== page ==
Acceptance: “The uncertainty of life is the most generous source of opportunity.” (a quote from the PaleoChef, Mary Shenouda, that I read to myself when I need reminding) 

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Danah Brown

Danah Brown was diagnosed with MS in August 2013, three months after giving birth to her baby girl. Danah is a psychologist and lives in Iowa with her husband, daughter, and dog, Ernie.  

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  • Kristan   Nov 5, 2014 2:33 PM
    It's been 5 years since I was finally diagnosed and 8 since my first episode. I still have not accepted it. I am currently in the "not taking my meds because I don't want this stupid disease" state. It's not working so well for me. Lol . I'm a 37 year old control freak.
  • Faith Davis   Nov 5, 2014 2:34 PM
    Love your story, I was diagnosed in 2005 when I was taking on the world! It humbled me and taught me to slow down. Life is not a race, now I consider my MS a blessing because it has me living the way I always should have, slow, steady and happy:) God Bless, Faith
  • Gina Padilla   Nov 5, 2014 2:36 PM
    thanks for sharing
  • Stacy   Nov 5, 2014 2:45 PM
    My daughter, mother of a now 10.5 month old is permanently blind in her left eye at the young age of 23. I have been through an original roller coaster. Her onset started about 4 months after delivery of her son. I just pray everyday for a cure and slow progression. Godspeed to all of you!
  • Tonya   Nov 5, 2014 3:06 PM
    Thank you so much for your story. I was diagnosed with MS July 4th of this year. It is something I have had symptoms of since high school but was far from diagnosed. I am the type of person who walks straight and narrow. Divorced with 2 kids but worked hard for everything. Had a bad episode in June and was finally diagnosed. It was initially a relief To know, but then started doing research. Then I got scared... Now I want something to blame and want to know "why me" but there is no answer. Hopefully we can find a cure for this very painful disease!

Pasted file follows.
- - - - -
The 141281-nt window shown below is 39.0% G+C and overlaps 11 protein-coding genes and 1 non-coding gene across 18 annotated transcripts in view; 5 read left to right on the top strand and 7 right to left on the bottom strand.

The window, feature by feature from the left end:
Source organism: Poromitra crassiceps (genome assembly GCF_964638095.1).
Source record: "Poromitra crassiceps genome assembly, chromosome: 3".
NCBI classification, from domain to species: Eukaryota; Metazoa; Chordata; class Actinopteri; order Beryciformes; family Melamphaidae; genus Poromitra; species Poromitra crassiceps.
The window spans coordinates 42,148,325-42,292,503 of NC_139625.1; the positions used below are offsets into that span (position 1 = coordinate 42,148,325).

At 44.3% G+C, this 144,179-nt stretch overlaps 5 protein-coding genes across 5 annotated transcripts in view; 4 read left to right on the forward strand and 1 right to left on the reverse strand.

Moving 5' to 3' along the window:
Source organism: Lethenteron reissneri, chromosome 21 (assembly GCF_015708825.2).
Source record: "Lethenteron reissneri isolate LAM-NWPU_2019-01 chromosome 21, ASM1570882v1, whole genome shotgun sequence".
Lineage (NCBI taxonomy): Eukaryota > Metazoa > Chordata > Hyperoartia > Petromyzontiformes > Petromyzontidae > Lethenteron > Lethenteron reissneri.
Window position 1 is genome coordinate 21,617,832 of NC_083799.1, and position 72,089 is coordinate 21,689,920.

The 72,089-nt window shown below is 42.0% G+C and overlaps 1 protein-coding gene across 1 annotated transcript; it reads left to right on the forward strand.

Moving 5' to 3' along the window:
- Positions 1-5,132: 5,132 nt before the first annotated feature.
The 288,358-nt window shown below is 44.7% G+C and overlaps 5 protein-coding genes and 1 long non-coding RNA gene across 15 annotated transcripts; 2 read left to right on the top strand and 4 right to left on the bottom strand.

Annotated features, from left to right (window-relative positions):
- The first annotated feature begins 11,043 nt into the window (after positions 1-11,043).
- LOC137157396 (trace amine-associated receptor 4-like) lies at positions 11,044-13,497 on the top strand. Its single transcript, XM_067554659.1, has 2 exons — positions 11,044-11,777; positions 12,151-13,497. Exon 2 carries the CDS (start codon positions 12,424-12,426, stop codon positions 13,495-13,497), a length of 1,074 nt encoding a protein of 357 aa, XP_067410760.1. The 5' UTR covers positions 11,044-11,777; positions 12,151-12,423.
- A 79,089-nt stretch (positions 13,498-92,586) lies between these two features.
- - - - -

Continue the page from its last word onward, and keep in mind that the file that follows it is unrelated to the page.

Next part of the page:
• Chrissy   Nov 5, 2014 3:52 PM
    Love this! I too am a control freak with MS.
  • msandreaw  Nov 5, 2014 4:04 PM
    Totally understand you, acceptance has taken me 10 years after diagnosis, I have been angry and in pain and my heart has been hardened.I am a control freak and do not like this moody, bitchy person I am today! I am trying to stay positive but it's hard when you hurt all the time! I am not giving up yet, I am going to Mayo clinic hoping for resolution so I don't have to live the rest of my life like this! Good luck to you in your MS journey!
  • Stephanie Devaney   Nov 5, 2014 4:44 PM
    Thank you so much for your article! I think you hit the nail on the head perfectly! Especially the acceptance parts! Feels like some days two steps forward and in step back on the KR grief stages... But I feel like that is progress.
  • rndee95  Nov 5, 2014 5:02 PM
    Thanks for sharing your thoughts. New diagnosis Sept 5, 2014. Unable to work as an RN. I never know what I'm going to get each morning as far as symptoms go. I hope to talk with a therapist soon so I can grieve a little. Been so busy with paper work, interviews, appointments and getting thru the day with a mind and body that doesn't seem like my own any more, I can't fit grieving in :(
  • sandra bage   Nov 5, 2014 6:06 PM
    I've been diagnosed when my baby was 8 months, unpredictable. It is for me a prisoner in my own body,walking is not easy for me, stairs are a no no holding he just feels to much for me to hold, I try but to unsteady lucky he is walking now, falls are always happening for me it's not good, I've excepted it been through the why me still get depressed,wish I could walk really but 10 month into my diagnosis I'm ok,happy to have my baby happy to have a lovely husband I'm happy.